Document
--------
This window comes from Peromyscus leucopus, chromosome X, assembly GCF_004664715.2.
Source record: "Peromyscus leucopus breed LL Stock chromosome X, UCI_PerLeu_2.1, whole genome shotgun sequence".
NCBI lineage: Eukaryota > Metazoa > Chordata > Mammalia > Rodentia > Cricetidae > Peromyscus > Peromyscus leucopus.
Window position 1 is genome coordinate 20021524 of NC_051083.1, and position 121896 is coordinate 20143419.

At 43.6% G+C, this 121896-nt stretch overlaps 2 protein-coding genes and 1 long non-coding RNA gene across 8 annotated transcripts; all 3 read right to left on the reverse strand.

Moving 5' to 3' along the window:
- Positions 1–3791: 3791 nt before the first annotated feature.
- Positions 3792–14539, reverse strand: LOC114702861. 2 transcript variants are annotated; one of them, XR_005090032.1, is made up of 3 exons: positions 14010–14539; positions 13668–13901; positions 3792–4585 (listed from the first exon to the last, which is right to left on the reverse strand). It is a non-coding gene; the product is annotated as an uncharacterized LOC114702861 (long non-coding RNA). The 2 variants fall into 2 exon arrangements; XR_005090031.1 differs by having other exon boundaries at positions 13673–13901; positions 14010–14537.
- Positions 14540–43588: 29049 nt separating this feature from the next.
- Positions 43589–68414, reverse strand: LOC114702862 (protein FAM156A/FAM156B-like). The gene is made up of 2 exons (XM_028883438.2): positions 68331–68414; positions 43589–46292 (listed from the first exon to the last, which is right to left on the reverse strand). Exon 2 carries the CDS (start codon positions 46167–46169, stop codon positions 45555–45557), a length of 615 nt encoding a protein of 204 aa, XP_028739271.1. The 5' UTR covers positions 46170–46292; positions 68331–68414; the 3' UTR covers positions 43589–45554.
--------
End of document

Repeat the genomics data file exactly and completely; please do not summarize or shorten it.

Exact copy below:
This window comes from Peromyscus leucopus, chromosome X, assembly GCF_004664715.2.
Source record: "Peromyscus leucopus breed LL Stock chromosome X, UCI_PerLeu_2.1, whole genome shotgun sequence".
NCBI lineage: Eukaryota > Metazoa > Chordata > Mammalia > Rodentia > Cricetidae > Peromyscus > Peromyscus leucopus.
Window position 1 is genome coordinate 20021524 of NC_051083.1, and position 121896 is coordinate 20143419.

At 43.6% G+C, this 121896-nt stretch overlaps 2 protein-coding genes and 1 long non-coding RNA gene across 8 annotated transcripts; all 3 read right to left on the reverse strand.

Moving 5' to 3' along the window:
- Positions 1–3791: 3791 nt before the first annotated feature.
- Positions 3792–14539, reverse strand: LOC114702861. 2 transcript variants are annotated; one of them, XR_005090032.1, is made up of 3 exons: positions 14010–14539; positions 13668–13901; positions 3792–4585 (listed from the first exon to the last, which is right to left on the reverse strand). It is a non-coding gene; the product is annotated as an uncharacterized LOC114702861 (long non-coding RNA). The 2 variants fall into 2 exon arrangements; XR_005090031.1 differs by having other exon boundaries at positions 13673–13901; positions 14010–14537.
- Positions 14540–43588: 29049 nt separating this feature from the next.
- Positions 43589–68414, reverse strand: LOC114702862 (protein FAM156A/FAM156B-like). The gene is made up of 2 exons (XM_028883438.2): positions 68331–68414; positions 43589–46292 (listed from the first exon to the last, which is right to left on the reverse strand). Exon 2 carries the CDS (start codon positions 46167–46169, stop codon positions 45555–45557), a length of 615 nt encoding a protein of 204 aa, XP_028739271.1. The 5' UTR covers positions 46170–46292; positions 68331–68414; the 3' UTR covers positions 43589–45554.